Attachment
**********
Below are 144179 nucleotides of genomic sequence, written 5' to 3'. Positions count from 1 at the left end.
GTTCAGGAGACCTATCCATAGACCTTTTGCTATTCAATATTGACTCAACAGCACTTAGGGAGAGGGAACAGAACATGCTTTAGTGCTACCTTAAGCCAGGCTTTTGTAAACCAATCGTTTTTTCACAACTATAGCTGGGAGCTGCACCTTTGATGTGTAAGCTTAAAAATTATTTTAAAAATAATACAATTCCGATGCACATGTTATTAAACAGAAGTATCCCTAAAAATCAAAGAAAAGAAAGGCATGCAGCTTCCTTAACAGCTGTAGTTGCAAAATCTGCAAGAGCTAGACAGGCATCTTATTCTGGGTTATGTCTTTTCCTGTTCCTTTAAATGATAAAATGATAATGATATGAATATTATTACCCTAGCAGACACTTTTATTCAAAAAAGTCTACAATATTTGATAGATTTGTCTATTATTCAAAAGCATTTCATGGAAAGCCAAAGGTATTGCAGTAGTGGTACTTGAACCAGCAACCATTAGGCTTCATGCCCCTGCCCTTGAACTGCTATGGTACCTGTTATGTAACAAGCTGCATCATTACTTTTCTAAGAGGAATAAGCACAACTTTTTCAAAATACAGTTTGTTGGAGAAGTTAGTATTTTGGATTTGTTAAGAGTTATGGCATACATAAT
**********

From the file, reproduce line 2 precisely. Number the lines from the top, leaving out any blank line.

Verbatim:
GTTCAGGAGACCTATCCATAGACCTTTTGCTATTCAATATTGACTCAACAGCACTTAGGGAGAGGGAACAGAACATGCTTTAGTGCTACCTTAAGCCAGGCTTTTGTAAACCAATCGTTTTTTCACAACTATAGCTGGGAGCTGCACCTTTGATGTGTAAGCTTAAAAATTATTTTAAAAATAATACAATTCCGATGCACATGTTATTAAACAGAAGTATCCCTAAAAATCAAAGAAAAGAAAGGCATGCAGCTTCCTTAACAGCTGTAGTTGCAAAATCTGCAAGAGCTAGACAGGCATCTTATTCTGGGTTATGTCTTTTCCTGTTCCTTTAAATGATAAAATGATAATGATATGAATATTATTACCCTAGCAGACACTTTTATTCAAAAAAGTCTACAATATTTGATAGATTTGTCTATTATTCAAAAGCATTTCATGGAAAGCCAAAGGTATTGCAGTAGTGGTACTTGAACCAGCAACCATTAGGCTTCATGCCCCTGCCCTTGAACTGCTATGGTACCTGTTATGTAACAAGCTGCATCATTACTTTTCTAAGAGGAATAAGCACAACTTTTTCAAAATACAGTTTGTTGGAGAAGTTAGTATTTTGGATTTGTTAAGAGTTATGGCATACATAAT